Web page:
The discovery of matter wave polaron provides a new perspective for photon quantum technology

2022-07-11 0 By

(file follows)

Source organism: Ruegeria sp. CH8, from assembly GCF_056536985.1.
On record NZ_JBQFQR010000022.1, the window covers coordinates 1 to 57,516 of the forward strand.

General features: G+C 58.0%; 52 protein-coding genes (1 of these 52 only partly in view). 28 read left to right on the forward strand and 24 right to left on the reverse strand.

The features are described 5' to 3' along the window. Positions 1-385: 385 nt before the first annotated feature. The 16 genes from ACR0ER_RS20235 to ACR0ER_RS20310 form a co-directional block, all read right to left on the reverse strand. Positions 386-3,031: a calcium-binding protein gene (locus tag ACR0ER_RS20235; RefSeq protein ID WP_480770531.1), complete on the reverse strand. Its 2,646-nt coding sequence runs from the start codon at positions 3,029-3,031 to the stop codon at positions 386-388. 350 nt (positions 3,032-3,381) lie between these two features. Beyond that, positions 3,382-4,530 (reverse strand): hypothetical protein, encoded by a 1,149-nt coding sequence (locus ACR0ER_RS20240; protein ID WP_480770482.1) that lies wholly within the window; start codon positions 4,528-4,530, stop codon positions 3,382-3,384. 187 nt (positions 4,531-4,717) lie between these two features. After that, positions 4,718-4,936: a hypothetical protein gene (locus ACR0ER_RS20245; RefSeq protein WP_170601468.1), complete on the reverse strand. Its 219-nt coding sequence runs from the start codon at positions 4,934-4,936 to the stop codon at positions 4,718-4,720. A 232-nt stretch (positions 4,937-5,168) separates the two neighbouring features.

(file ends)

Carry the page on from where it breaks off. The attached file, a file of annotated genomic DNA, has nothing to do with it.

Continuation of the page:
Experimental schematic diagram and polaron formation.Image credit: Nature Physics (2022).DOI: 10.1038/ S41567-022-01565-4 The development of experimental platforms to advance the field of quantum science and technology (QIST) brings with it a unique set of advantages and challenges common to any emerging technology.Stony Brook University researchers led by Dr. Dominik Schneble report the formation of matter-wave polarons in optical lattices, an experimental discovery that can be studied with the Central QIST paradigm by using direct quantum simulations of ultracold atoms.The researchers expect their new quicparticle, which mimics photons that interact strongly in materials and devices but circumvents some of the inherent challenges, will benefit the further development of QIST platforms that promise to transform computing and communications technology.The findings are detailed in a paper published in the journal Nature Physics.This study reveals fundamental polaron properties and associated many-body phenomena, and opens up new possibilities for the study of polaron quantum matter.An important challenge with using a photon-based QIST platform is that while photons can be an ideal carrier for quantum information, they do not usually interact with each other.The lack of such interactions also inhibits the controlled exchange of quantum information between them.Scientists have figured out a way around this problem by coupling photons to heavier excitations in the material to form polarons, chimeric hybrids between light and matter.Collisions between these heavier quasiparticles allow photons to interact efficiently.This enables photon-based quantum gate operations and ultimately the entire QIST infrastructure.However, a major challenge is the limited lifetime of these photon-based polarons due to their radiative coupling with the environment, resulting in uncontrolled spontaneous decay and decoherence.An artistic rendering of the results of the polaron study shows atoms in an optical lattice forming an insulating phase (left);Atoms become matter wave polarons through vacuum coupling, mediated by microwave radiation shown in green (center);Polarons become mobile and form superfluid phases to achieve strong vacuum coupling (right).Credit: Alfonso Lanuza/Schneble Lab/Stony Brook University.According to Schneble and his colleagues, the polaron study they published completely circumvents this limitation caused by spontaneous decay.The photonic aspects of their polarons are carried entirely by atomic matter waves, for which there is no such unwanted decay process.This feature allows access to parameter states that are inaccessible or not yet available in the photon-based polarization subsystem.The development of quantum mechanics has dominated the last century, and there is now a global debate on the development of QIST and its applications.The Second Quantum Revolution”Including IBM, Google and Amazon,” said Schneble, a professor in the department of physics and Astronomy in the College of Arts and Sciences.Our work highlights some of the fundamental quantum mechanical effects of interest in emergent photon quantum systems in QIST, from semiconductor nanophotonics to circuit quantum electrodynamics.The Stony Brook researchers conducted their experiments on a platform with ultra-cold atoms in an optical lattice, an egg-box of potential landscapes formed by standing wave light.Using specialized vacuum equipment with various lasers and control fields operating at nanokelvin temperatures, they achieved a scenario in which atoms trapped in a lattice “decked out” a vacuum excitation cloud made of fragile, transient waves of matter.As a result, the polaron particles became more mobile, the team found.The researchers were able to directly probe the internal structure of the lattice by gently shaking it, gaining contributions from matter waves and atomic lattice excitation.When left alone, matter wave polarons jump through the lattice and interact to form a stable phase of quasiparticle matter.”Through our experiments, we have performed quantum simulations of the exciton-polarization subsystem in a novel regime, “Schneble explains.Perform this kind of 'Simulation & # 39;The pursuit of simulation, in addition, is 'Simulation & # 39;, because related parameters can be dialed in freely, this is itself an important direction in QIST.The Stony Brook study included graduate students Joonhyuk Kwon (currently a postdoctoral fellow at Sandia National Laboratories), Youngshin Kim, and Alfonso Lanuza.